Italy, Greece and the Netherlands are sending transport planes to Libya to get their citizens out. Austria and Portugal have already done so.
But Egypt said the runways at Benghazi airport had been destroyed in the anti-government uprising.
UK nationals have been told to take commercial flights from Tripoli.
International oil firms, many of them engaged in major energy projects in Libya, are evacuating expatriate staff.
Royal Dutch Shell said all of its expatriate staff and their dependants had been relocated from Libya.
Italy's Eni, the biggest foreign energy producer in Libya, said it was evacuating some of its expatriate staff. French oil firm Total and construction firm Vinci said they were doing likewise.Continue reading the main story Colonel Muammar Gaddafi has led since 1969Population 6.5m; land area 1.77m sq km, much of it desertPopulation with median age of 24.2, and a literacy rate of 88%Gross national income per head: $12,020 (World Bank 2009)Turkey is sending two ferries to Benghazi to evacuate its citizens. The offices of 14 Turkish construction firms were looted during the unrest, a Turkish minister said, though no casualties were reported in those incidents.
Foreign Trade Minister Zafer Caglayan told reporters in Ankara that about 4,000 Turkish workers were employed at construction sites in the Benghazi, Darnah and Tobruk areas.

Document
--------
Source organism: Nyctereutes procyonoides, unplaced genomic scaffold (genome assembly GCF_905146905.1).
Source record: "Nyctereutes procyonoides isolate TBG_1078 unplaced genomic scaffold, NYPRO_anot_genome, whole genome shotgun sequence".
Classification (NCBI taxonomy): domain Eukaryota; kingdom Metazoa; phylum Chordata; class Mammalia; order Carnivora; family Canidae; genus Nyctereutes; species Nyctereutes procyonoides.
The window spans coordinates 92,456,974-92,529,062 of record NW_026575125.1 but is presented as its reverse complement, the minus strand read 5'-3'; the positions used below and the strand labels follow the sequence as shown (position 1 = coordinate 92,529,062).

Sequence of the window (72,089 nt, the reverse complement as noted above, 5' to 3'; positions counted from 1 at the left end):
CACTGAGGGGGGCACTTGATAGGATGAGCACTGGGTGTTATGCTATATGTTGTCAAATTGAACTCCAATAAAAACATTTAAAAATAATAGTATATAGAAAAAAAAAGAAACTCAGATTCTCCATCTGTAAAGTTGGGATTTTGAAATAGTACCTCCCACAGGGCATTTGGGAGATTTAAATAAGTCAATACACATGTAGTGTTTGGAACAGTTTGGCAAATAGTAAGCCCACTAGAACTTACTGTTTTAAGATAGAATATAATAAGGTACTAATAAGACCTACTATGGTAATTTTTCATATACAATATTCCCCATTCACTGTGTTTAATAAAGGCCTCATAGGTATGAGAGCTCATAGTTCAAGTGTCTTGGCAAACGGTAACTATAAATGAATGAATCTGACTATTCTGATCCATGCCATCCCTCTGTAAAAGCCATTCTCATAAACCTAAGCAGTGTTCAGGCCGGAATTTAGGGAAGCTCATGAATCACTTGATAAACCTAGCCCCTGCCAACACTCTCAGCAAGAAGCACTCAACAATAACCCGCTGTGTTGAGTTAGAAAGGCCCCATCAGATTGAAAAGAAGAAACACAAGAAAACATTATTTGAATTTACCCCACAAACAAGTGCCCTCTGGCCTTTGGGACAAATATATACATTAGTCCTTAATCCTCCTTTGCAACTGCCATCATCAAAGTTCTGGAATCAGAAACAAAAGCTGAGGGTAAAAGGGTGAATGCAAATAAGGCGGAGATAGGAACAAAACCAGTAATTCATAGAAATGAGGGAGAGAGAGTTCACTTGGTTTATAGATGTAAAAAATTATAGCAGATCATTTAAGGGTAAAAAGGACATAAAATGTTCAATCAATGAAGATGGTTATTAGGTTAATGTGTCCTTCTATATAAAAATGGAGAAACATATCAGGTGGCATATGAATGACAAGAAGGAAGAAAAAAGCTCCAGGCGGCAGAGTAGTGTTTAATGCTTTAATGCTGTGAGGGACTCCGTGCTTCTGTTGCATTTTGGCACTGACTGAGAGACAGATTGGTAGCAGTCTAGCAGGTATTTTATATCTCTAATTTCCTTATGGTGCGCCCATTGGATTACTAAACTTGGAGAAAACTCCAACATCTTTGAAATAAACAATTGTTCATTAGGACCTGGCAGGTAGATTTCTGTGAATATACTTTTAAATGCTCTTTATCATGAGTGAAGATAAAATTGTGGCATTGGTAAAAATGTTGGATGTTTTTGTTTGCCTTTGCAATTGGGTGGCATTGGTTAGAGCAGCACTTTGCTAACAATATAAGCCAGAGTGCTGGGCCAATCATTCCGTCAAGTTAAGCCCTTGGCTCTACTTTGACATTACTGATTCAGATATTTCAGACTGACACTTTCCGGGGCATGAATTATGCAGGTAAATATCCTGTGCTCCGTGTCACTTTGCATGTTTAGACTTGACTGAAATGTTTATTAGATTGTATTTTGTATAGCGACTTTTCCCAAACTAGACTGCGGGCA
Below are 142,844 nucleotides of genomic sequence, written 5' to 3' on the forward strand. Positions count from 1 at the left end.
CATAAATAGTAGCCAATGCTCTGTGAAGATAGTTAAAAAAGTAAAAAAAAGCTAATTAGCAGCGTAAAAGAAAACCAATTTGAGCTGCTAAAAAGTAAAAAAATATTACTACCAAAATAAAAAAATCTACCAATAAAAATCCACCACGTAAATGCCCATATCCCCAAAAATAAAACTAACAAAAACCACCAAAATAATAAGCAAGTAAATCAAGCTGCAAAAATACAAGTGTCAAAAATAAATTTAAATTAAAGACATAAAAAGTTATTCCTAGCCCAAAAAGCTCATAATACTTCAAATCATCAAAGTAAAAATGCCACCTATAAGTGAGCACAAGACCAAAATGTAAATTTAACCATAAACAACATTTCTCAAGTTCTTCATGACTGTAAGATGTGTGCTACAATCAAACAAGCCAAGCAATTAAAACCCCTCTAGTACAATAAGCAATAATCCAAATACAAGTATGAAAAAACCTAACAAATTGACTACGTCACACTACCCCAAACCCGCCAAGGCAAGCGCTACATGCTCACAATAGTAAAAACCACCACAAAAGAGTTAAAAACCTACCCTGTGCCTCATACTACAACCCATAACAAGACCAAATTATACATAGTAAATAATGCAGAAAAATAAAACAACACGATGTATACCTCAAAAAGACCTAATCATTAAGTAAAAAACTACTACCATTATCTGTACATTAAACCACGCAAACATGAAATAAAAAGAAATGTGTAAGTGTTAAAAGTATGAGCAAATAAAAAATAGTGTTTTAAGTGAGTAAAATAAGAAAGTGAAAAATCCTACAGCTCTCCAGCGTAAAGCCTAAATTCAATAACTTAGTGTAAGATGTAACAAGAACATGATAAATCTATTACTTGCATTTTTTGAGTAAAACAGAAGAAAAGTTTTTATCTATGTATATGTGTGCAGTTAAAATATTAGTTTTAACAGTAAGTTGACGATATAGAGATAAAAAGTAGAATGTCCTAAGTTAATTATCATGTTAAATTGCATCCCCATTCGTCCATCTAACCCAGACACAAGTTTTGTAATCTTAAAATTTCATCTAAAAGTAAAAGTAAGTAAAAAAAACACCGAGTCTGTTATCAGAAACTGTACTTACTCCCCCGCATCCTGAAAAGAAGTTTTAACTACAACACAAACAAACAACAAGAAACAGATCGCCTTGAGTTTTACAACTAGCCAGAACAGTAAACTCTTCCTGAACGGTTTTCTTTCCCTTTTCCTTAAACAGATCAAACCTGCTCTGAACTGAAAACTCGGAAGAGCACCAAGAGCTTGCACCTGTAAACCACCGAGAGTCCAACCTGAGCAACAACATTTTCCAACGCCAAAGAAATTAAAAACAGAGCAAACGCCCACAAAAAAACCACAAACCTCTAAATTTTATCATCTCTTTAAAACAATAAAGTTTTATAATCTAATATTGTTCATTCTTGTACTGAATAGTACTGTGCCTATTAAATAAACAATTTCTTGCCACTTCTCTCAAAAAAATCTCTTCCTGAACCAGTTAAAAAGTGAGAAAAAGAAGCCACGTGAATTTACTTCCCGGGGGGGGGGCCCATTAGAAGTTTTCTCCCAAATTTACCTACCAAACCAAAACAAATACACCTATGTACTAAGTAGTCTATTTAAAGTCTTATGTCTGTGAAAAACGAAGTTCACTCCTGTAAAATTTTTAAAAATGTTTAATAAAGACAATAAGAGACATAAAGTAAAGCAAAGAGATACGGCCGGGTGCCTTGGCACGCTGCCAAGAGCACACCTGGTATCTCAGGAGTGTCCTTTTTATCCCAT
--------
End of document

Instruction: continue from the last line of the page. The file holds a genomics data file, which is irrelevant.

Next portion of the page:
In all, about 25,000 Turks are working for more than 200 Turkish construction firms in Libya, he said. The contracts are worth $27bn (£17bn) in total, he added.
Russia says it also plans to start evacuating its nationals on Tuesday. More than 500 Russians are working in Libya, including many building a high-speed railway line.
Brazil says it is trying to get permission to land a plane in Libya to evacuate 170 people from Benghazi. Up to 600 Brazilians are working in Libya.
The UK Foreign and Commonwealth Office says Libyan officials are letting foreigners leave without exit visas.
On its website the FCO says: "Commercial flights are available from Tripoli airport. However, the majority of airport offices in Tripoli are closed until further notice.
"We advise British nationals who wish to leave Libya but cannot purchase tickets online to travel to the airport carrying sufficient cash to buy tickets."
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